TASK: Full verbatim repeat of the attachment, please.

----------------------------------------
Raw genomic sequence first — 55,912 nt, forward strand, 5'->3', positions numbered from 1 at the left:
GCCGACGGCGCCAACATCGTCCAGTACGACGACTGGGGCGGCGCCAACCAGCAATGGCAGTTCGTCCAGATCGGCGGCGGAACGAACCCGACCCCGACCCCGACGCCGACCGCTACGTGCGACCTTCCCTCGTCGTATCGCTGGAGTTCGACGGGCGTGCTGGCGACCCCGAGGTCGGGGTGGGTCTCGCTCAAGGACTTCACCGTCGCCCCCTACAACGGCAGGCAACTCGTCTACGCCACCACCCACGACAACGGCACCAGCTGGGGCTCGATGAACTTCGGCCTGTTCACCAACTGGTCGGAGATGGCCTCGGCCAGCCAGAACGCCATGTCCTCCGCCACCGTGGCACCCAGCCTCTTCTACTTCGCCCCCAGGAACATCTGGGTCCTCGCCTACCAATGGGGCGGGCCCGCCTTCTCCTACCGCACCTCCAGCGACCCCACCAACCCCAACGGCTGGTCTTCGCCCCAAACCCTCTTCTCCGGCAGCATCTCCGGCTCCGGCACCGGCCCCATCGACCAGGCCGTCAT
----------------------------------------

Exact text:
Raw genomic sequence first — 55,912 nt, forward strand, 5'->3', positions numbered from 1 at the left:
GCCGACGGCGCCAACATCGTCCAGTACGACGACTGGGGCGGCGCCAACCAGCAATGGCAGTTCGTCCAGATCGGCGGCGGAACGAACCCGACCCCGACCCCGACGCCGACCGCTACGTGCGACCTTCCCTCGTCGTATCGCTGGAGTTCGACGGGCGTGCTGGCGACCCCGAGGTCGGGGTGGGTCTCGCTCAAGGACTTCACCGTCGCCCCCTACAACGGCAGGCAACTCGTCTACGCCACCACCCACGACAACGGCACCAGCTGGGGCTCGATGAACTTCGGCCTGTTCACCAACTGGTCGGAGATGGCCTCGGCCAGCCAGAACGCCATGTCCTCCGCCACCGTGGCACCCAGCCTCTTCTACTTCGCCCCCAGGAACATCTGGGTCCTCGCCTACCAATGGGGCGGGCCCGCCTTCTCCTACCGCACCTCCAGCGACCCCACCAACCCCAACGGCTGGTCTTCGCCCCAAACCCTCTTCTCCGGCAGCATCTCCGGCTCCGGCACCGGCCCCATCGACCAGGCCGTCAT